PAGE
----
Kenneth Thompson, attorney for D.S.K. accuser, considering run for Brooklyn D.A.

Thompson, at the campaign kick-off for Hakeem Jeffries. (Reid Pillifant)
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Kenneth Thompson, the defense attorney who represented the hotel housekeeper who accused Dominique Strauss-Kahn of sexual assault last year, is considering a primary challenge to Brooklyn District Attorney Charles Hynes in 2013.

Thompson has represented a number of high-profile clients since he served as a prosecutor in New York's Eastern District in the mid-1990s, when he first made a name for himself by delivering the opening statements in the Abner Louima case.

Since then, as a name partner at the firm Thompson Wigdor, he has represented a former editor of the New York Post in a discrimination suit; victims of a steampipe explosion and a crane collapse, respectively; State Senate Democrats implicated in the Aqueduct scandal; and Sherr-una Booker, who accused a former aide to Governor David Paterson of physical abuse.

None of those cases garnered as much attention as that of the hotel maid who accused Strauss-Kahn of sexual assault, an investigation that upended the French presidential election. 

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Thompson held press conferences in Brooklyn and outside the courthouse to pressure Manhattan District Attorney Cy Vance to bring the case to trial. And while his lawyering on the case was heavily scrutinized—including his decision to file a civil suit before Vance ruled out a criminal case—his outspoken advocacy on behalf of the accuser, an immigrant from Guinea, could play well in parts of the borough.

Thompson has also become increasingly active in Brooklyn's politics in recent years.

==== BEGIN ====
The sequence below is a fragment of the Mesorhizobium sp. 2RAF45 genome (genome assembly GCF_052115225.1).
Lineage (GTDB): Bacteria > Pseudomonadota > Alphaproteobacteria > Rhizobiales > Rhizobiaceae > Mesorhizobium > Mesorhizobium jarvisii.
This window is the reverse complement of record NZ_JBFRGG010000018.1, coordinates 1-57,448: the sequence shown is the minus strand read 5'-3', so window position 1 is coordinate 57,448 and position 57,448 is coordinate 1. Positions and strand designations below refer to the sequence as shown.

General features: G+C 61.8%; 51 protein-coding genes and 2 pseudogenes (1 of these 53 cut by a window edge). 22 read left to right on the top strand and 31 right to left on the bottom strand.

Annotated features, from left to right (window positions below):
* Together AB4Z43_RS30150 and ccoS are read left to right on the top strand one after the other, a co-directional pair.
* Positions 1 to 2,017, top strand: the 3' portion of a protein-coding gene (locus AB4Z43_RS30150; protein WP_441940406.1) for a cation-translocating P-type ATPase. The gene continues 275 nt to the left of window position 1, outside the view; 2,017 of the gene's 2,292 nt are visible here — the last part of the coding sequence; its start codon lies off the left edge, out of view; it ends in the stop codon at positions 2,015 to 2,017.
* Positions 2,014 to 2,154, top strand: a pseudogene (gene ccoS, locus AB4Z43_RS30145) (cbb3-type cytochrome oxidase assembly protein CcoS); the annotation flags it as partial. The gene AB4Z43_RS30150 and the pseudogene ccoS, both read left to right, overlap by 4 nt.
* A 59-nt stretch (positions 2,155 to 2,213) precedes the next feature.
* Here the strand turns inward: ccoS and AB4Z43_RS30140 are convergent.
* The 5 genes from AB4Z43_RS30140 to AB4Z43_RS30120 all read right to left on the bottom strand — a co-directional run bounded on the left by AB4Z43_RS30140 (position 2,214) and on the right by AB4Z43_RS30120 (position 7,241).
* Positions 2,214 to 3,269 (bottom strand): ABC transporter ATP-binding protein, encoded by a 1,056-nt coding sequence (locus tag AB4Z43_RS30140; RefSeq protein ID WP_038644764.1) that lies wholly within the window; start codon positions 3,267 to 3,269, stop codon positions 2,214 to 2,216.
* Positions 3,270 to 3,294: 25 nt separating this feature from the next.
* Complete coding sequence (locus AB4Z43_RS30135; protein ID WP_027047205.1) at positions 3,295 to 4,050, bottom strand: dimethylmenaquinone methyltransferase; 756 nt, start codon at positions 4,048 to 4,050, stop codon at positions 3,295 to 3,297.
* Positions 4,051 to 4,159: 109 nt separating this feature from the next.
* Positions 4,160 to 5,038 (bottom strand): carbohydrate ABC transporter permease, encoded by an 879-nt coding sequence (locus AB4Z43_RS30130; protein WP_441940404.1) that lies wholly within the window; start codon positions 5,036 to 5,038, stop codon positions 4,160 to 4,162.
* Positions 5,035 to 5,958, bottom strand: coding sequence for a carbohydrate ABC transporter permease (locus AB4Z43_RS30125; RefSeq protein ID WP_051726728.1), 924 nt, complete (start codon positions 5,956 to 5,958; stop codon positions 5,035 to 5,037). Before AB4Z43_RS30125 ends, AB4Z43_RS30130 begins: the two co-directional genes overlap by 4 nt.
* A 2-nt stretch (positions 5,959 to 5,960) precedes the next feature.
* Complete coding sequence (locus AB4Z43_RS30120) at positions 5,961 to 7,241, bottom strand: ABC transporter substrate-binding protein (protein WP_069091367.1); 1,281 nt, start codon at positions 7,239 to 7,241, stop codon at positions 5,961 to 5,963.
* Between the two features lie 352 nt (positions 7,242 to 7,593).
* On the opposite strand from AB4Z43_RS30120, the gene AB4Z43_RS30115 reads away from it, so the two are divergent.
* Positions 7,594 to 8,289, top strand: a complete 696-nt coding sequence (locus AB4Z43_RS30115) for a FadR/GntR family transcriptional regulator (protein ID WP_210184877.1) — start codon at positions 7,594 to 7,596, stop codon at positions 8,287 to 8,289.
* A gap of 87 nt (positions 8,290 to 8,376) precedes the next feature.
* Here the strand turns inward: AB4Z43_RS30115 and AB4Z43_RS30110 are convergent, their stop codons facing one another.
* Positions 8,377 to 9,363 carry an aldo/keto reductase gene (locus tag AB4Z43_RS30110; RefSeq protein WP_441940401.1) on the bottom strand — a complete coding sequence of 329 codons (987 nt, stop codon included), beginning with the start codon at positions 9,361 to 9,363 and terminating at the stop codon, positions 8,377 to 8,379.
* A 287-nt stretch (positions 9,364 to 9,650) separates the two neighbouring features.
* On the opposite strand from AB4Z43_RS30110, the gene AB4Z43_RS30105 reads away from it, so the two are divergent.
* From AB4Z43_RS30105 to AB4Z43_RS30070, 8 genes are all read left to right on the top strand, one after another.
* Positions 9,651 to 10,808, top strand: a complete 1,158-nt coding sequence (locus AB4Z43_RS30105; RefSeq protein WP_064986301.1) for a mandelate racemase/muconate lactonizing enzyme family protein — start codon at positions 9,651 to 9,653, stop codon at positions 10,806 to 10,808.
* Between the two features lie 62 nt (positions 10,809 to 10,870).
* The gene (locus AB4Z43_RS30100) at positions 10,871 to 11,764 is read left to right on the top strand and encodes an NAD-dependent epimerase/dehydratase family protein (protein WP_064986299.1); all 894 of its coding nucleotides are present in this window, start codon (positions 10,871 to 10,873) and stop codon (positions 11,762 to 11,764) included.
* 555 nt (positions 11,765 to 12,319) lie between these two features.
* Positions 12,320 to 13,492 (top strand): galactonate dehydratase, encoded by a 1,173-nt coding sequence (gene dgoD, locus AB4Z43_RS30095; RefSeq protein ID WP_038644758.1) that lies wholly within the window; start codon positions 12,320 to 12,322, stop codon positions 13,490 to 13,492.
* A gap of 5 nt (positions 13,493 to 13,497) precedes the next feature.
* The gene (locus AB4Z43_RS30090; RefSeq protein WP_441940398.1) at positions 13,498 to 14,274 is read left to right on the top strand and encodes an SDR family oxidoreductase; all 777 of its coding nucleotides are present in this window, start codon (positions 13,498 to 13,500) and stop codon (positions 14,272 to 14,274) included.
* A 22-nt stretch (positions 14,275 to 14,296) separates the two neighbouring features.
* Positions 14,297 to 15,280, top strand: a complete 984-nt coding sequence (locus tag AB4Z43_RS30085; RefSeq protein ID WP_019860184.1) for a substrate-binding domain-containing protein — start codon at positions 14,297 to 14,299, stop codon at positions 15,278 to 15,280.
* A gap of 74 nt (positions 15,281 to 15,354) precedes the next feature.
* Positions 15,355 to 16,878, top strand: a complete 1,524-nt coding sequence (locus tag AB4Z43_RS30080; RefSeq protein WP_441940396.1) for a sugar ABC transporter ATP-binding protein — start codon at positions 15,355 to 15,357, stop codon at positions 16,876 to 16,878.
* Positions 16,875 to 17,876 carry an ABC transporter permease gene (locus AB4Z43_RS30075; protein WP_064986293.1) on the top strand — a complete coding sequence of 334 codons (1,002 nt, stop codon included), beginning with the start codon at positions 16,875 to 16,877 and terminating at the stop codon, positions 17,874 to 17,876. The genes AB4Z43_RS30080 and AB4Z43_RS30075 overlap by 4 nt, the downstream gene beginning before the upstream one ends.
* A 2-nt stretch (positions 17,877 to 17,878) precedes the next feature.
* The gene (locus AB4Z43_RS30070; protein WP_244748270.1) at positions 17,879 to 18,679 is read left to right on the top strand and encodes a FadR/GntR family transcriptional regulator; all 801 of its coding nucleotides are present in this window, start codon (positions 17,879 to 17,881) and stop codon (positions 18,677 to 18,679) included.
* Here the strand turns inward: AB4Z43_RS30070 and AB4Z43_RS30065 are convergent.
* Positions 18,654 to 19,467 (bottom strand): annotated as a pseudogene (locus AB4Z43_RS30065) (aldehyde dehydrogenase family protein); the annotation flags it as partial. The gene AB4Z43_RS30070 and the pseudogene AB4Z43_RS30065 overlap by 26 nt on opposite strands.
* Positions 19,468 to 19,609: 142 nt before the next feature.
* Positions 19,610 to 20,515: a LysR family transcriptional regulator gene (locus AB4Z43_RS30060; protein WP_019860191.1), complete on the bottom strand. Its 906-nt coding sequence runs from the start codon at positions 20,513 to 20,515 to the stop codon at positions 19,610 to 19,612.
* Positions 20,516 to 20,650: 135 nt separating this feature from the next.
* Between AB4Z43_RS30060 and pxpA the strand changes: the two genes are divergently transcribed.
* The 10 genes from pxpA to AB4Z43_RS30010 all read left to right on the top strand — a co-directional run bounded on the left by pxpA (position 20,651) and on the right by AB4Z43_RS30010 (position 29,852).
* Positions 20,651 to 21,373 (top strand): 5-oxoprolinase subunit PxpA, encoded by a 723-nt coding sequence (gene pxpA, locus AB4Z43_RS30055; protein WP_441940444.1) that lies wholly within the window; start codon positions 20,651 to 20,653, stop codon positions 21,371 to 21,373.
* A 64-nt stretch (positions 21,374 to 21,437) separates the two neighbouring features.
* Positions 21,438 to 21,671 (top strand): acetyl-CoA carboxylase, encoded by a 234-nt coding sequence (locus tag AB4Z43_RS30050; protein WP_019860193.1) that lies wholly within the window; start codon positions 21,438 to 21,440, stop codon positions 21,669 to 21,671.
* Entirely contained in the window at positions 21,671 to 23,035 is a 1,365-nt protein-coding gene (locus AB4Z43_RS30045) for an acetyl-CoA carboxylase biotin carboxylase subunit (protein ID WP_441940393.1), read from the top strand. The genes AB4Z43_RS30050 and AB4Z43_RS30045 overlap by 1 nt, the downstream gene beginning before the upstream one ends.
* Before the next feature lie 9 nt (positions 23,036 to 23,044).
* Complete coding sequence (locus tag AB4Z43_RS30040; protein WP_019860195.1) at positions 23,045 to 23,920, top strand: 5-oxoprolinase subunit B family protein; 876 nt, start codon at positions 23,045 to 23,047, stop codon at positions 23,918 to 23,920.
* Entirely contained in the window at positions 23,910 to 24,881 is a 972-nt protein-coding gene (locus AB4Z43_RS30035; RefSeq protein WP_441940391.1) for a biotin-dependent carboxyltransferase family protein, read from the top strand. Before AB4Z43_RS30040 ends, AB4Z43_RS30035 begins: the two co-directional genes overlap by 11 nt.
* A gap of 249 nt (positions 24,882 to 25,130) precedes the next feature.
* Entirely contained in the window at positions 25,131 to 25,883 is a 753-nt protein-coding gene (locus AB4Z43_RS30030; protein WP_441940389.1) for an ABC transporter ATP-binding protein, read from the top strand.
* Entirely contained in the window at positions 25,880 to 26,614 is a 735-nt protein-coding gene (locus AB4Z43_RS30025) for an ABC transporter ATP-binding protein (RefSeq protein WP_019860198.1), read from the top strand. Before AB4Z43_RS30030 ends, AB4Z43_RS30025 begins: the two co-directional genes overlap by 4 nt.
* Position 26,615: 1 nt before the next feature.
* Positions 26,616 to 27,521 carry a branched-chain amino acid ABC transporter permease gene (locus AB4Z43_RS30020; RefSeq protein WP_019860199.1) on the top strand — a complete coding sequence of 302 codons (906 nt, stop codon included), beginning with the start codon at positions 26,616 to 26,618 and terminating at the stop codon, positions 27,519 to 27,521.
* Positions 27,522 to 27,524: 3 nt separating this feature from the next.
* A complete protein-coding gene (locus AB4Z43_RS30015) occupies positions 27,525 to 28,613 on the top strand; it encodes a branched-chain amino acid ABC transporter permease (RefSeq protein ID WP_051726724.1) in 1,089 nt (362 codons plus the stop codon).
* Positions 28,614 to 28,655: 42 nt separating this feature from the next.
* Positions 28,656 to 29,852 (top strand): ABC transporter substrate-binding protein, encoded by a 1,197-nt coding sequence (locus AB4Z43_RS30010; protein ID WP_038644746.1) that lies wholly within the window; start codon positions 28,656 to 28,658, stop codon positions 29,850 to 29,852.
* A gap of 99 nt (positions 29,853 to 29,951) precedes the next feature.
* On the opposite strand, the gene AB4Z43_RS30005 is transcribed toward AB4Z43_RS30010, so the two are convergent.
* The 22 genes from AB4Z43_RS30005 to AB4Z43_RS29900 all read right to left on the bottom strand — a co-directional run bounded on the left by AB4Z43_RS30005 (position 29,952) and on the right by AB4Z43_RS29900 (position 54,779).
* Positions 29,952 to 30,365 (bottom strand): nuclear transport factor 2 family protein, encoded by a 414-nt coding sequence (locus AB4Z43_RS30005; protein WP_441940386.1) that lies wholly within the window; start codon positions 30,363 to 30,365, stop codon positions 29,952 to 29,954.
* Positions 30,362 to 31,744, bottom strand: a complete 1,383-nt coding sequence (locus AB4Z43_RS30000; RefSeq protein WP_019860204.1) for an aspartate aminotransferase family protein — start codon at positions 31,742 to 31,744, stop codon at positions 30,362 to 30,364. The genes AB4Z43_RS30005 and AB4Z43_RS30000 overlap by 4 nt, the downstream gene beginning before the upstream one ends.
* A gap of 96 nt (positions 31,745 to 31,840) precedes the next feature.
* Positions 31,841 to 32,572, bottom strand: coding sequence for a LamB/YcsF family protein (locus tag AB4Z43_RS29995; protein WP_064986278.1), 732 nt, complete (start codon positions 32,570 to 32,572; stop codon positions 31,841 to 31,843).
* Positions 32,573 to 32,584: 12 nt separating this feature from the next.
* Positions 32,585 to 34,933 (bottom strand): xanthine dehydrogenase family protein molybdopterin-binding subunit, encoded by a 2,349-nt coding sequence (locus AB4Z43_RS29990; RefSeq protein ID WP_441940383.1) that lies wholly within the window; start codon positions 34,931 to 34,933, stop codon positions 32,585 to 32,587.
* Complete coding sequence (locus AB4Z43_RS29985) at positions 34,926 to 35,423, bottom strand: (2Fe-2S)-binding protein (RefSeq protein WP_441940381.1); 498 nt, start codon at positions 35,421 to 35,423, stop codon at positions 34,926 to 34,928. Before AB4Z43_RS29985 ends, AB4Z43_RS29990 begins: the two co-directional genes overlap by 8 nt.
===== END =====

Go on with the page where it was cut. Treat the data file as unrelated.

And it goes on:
He is a longtime supporter and friend of Congress-bound assemblyman Hakeem Jeffries, who he first met when Jeffries was an intern in the Eastern District. Thompson supported him when Jeffries first ran for office back in 2000, and has since contributed to the campaigns of other upcoming black electeds in Central Brooklyn, including Assemblyman Karim Camara, Councilwoman Tish James and district leader Walter Mosley, who recently won a primary to replace Jeffries in the Assembly.

In January, Thompson introduced Jeffries at his congressional campaign kick-off, on the steps of Brooklyn's Borough Hall, and helped stake Jeffries to a considerable financial advantage in that race. He held an early fund-raiser with another high-profile defense attorney, Ted Wells, shortly after Jeffries' announcement.

Thompson did not return a phone call or an email seeking comment.

Hynes has endured a series of stories in recent weeks questioning his handling of sexual assault claims in Brooklyn's Orthodox communities. And he lost one of his most committed supporters last month when Assemblyman Vito Lopez was forced to resign as chairman of the Brooklyn Democratic Party amid allegations of sexual harassment. 

Another challenger, Abe George, a former assistant district attorney in Manhattan, has already declared for the race.

Hynes has weathered primary challenges in the past. In 2005, he narrowly beat State Senator John Sampson with 41 percent of the primary vote, to Sampson's 37 percent. 

A spokesman for Hynes declined to comment on Thompson's possible entrance in the race.

"The D.A. is a candidate for district attorney in 2013," said Jerry Schmetterer, a spokesman for Hynes.